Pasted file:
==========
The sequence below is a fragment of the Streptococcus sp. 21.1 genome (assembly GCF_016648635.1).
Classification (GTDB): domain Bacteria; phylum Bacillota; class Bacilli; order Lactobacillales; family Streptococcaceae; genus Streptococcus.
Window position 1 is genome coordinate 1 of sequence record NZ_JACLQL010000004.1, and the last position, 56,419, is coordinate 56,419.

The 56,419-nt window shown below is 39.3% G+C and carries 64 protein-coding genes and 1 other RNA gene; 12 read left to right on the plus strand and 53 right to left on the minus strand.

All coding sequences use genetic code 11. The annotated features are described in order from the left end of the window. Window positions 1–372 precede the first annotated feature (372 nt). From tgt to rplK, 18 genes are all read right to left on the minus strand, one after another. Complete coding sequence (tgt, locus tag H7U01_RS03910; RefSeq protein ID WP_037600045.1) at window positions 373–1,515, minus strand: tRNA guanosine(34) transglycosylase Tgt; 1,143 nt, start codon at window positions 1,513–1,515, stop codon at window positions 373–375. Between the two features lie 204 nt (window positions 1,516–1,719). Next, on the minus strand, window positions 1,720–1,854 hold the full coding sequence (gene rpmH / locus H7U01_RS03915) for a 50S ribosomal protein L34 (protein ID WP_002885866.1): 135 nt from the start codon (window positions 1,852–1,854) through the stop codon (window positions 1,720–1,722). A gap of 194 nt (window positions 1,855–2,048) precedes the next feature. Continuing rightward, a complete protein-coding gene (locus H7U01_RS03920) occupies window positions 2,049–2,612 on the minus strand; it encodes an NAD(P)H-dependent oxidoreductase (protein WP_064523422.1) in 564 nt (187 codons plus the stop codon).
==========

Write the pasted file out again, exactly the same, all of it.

The sequence below is a fragment of the Streptococcus sp. 21.1 genome (assembly GCF_016648635.1).
Classification (GTDB): domain Bacteria; phylum Bacillota; class Bacilli; order Lactobacillales; family Streptococcaceae; genus Streptococcus.
Window position 1 is genome coordinate 1 of sequence record NZ_JACLQL010000004.1, and the last position, 56,419, is coordinate 56,419.

The 56,419-nt window shown below is 39.3% G+C and carries 64 protein-coding genes and 1 other RNA gene; 12 read left to right on the plus strand and 53 right to left on the minus strand.

All coding sequences use genetic code 11. The annotated features are described in order from the left end of the window. Window positions 1–372 precede the first annotated feature (372 nt). From tgt to rplK, 18 genes are all read right to left on the minus strand, one after another. Complete coding sequence (tgt, locus tag H7U01_RS03910; RefSeq protein ID WP_037600045.1) at window positions 373–1,515, minus strand: tRNA guanosine(34) transglycosylase Tgt; 1,143 nt, start codon at window positions 1,513–1,515, stop codon at window positions 373–375. Between the two features lie 204 nt (window positions 1,516–1,719). Next, on the minus strand, window positions 1,720–1,854 hold the full coding sequence (gene rpmH / locus H7U01_RS03915) for a 50S ribosomal protein L34 (protein ID WP_002885866.1): 135 nt from the start codon (window positions 1,852–1,854) through the stop codon (window positions 1,720–1,722). A gap of 194 nt (window positions 1,855–2,048) precedes the next feature. Continuing rightward, a complete protein-coding gene (locus H7U01_RS03920) occupies window positions 2,049–2,612 on the minus strand; it encodes an NAD(P)H-dependent oxidoreductase (protein WP_064523422.1) in 564 nt (187 codons plus the stop codon).